Journalists & Writers

I was recently approached by an journalist named Jennifer Miller who has written for The New York Times, Marie Claire and Fast Company. Now, she has also written a novel called The Year of the Gadfly which will be released on May 8th, 2012 — stay tuned for the review. She got me thinking about the many journalists turned book writers that I really enjoy reading.

It’s just a theory but perhaps it’s because journalists are so good at telling the truth, even their lies, in the form of fiction, can be incredibly believable. In the case of non-fiction, journalists have to be regularly tapped into what the human mind wants to know and needs to hear. They also manage to enrage us while meeting deadlines.

But that’s just a theory. Maybe they just write well. Side note: I found an interesting article about how writing journalism is different from writing a book.

Here are some of my recent reads by journalists turned writers:



Paris to the Moon by Adam Gopnik (The New Yorker)
Small Town Sinners by Melissa Walker (ELLEgirl, Seventeen)
The Imperfectionists by Tom Rachman (Associated Press)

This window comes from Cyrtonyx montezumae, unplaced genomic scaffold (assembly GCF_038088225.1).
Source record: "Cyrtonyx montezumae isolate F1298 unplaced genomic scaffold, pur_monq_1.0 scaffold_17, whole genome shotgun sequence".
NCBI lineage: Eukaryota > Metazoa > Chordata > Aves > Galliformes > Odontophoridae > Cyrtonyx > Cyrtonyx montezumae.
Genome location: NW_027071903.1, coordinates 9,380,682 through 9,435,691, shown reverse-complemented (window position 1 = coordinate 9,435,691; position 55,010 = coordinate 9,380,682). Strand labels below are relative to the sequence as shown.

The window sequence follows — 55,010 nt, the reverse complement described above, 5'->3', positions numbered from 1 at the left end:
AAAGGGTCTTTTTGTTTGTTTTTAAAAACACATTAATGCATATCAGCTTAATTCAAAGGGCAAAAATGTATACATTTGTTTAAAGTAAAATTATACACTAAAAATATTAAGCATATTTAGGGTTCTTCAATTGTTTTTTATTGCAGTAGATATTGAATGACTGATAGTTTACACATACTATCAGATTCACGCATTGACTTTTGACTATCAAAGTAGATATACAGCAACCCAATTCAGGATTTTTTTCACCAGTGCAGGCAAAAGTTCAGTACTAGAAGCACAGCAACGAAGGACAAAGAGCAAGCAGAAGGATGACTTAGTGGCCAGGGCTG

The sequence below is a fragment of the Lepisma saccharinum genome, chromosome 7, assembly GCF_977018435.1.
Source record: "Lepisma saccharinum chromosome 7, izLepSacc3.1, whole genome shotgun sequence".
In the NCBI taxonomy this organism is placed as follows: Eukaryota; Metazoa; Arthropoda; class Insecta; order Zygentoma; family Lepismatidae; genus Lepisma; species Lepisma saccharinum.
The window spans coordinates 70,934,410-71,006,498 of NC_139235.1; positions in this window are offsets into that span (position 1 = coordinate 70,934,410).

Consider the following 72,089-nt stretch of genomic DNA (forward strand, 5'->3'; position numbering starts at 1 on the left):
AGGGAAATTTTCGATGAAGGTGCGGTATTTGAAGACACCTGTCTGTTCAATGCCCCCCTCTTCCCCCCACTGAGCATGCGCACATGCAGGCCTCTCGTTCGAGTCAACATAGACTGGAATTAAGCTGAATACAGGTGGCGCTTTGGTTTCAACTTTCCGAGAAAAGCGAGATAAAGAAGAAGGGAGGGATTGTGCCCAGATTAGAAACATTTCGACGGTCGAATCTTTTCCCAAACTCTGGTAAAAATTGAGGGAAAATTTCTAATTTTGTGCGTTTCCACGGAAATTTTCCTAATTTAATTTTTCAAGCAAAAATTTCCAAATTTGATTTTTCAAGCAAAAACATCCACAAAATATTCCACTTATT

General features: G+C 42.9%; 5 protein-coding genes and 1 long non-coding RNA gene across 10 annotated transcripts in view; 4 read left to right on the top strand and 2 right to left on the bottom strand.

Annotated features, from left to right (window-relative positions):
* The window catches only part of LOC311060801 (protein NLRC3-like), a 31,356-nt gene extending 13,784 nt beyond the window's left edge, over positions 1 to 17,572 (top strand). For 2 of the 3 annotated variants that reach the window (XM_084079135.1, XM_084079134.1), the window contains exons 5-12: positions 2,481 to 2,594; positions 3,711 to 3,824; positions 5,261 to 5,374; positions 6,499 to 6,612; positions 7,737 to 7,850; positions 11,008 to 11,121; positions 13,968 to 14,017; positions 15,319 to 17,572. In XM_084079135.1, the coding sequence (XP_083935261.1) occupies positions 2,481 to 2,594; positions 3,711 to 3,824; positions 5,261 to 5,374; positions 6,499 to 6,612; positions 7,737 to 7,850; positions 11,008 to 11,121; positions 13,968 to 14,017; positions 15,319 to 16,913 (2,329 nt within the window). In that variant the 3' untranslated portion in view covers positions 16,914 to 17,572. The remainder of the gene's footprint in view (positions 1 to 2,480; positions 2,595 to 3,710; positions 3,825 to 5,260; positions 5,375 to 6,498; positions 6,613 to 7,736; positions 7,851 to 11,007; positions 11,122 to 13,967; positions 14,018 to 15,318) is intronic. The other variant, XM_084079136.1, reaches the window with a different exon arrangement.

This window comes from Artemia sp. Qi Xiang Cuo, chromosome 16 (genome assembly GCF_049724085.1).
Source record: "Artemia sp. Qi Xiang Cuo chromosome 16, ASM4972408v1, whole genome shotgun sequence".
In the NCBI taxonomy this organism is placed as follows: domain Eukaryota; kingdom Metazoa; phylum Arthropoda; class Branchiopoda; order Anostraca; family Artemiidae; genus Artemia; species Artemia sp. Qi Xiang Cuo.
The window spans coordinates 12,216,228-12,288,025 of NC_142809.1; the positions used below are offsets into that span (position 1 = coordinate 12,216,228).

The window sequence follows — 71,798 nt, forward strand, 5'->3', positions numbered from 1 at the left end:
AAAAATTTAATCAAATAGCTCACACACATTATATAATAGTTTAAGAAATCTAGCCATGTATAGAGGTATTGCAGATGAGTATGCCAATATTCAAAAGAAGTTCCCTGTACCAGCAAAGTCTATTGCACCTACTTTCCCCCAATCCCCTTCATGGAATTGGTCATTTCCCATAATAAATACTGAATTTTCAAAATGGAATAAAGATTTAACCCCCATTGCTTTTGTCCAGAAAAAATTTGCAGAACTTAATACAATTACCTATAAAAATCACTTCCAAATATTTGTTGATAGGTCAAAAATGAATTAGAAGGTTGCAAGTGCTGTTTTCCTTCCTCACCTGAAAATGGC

Malled by Caitlin Kelly (New York Times)
Missing Children by Lynn Crosbie (Globe and Mail, Toronto Life)

Photo credits:


4 thoughts on “Journalists & Writers

  1. What did you think of Small Town Sinners? I read it a few months ago when I pickd it up at the Borders going out of business sale. I like Melissa Walker’s writing for “I Heart Daily” and enjoy the finds she shares on Twitter, as well. Wasn’t my favorite book but it was enjoyable enough.

  2. I’m honored! I LOVED The Imperfectionists and (yes really) even wrote Tom a fan letter which he graciously and promptly responded to. I tell everyone I know to read that book. I didn’t love the Gopnik book, but you’ve put Malled into very august and bestselling company.

    • I loved the Imperfectionists too! It’s one of those books where you don’t want it to end. It’s good to know Tom Rachman responds to fan mail. That’s what I should do more – write to authors and tell them how much I liked their book. I included Malled in this list because it shows how emotional facts can be – and I really enjoyed it.

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